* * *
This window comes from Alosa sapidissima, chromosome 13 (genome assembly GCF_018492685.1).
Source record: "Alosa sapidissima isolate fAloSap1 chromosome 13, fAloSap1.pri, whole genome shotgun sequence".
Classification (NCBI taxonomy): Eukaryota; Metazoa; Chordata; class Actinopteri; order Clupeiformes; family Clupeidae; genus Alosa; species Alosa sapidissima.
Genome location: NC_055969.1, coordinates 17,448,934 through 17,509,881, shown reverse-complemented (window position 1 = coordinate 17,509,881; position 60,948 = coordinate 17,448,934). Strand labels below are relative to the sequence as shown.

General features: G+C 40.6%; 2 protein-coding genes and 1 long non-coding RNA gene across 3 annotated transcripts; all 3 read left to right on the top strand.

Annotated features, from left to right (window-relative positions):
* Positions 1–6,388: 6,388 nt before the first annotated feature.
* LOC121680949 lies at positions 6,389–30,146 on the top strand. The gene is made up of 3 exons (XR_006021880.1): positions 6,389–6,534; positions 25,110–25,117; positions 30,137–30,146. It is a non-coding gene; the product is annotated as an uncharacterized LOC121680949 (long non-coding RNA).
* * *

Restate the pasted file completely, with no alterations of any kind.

This window comes from Alosa sapidissima, chromosome 13 (genome assembly GCF_018492685.1).
Source record: "Alosa sapidissima isolate fAloSap1 chromosome 13, fAloSap1.pri, whole genome shotgun sequence".
Classification (NCBI taxonomy): Eukaryota; Metazoa; Chordata; class Actinopteri; order Clupeiformes; family Clupeidae; genus Alosa; species Alosa sapidissima.
Genome location: NC_055969.1, coordinates 17,448,934 through 17,509,881, shown reverse-complemented (window position 1 = coordinate 17,509,881; position 60,948 = coordinate 17,448,934). Strand labels below are relative to the sequence as shown.

General features: G+C 40.6%; 2 protein-coding genes and 1 long non-coding RNA gene across 3 annotated transcripts; all 3 read left to right on the top strand.

Annotated features, from left to right (window-relative positions):
* Positions 1–6,388: 6,388 nt before the first annotated feature.
* LOC121680949 lies at positions 6,389–30,146 on the top strand. The gene is made up of 3 exons (XR_006021880.1): positions 6,389–6,534; positions 25,110–25,117; positions 30,137–30,146. It is a non-coding gene; the product is annotated as an uncharacterized LOC121680949 (long non-coding RNA).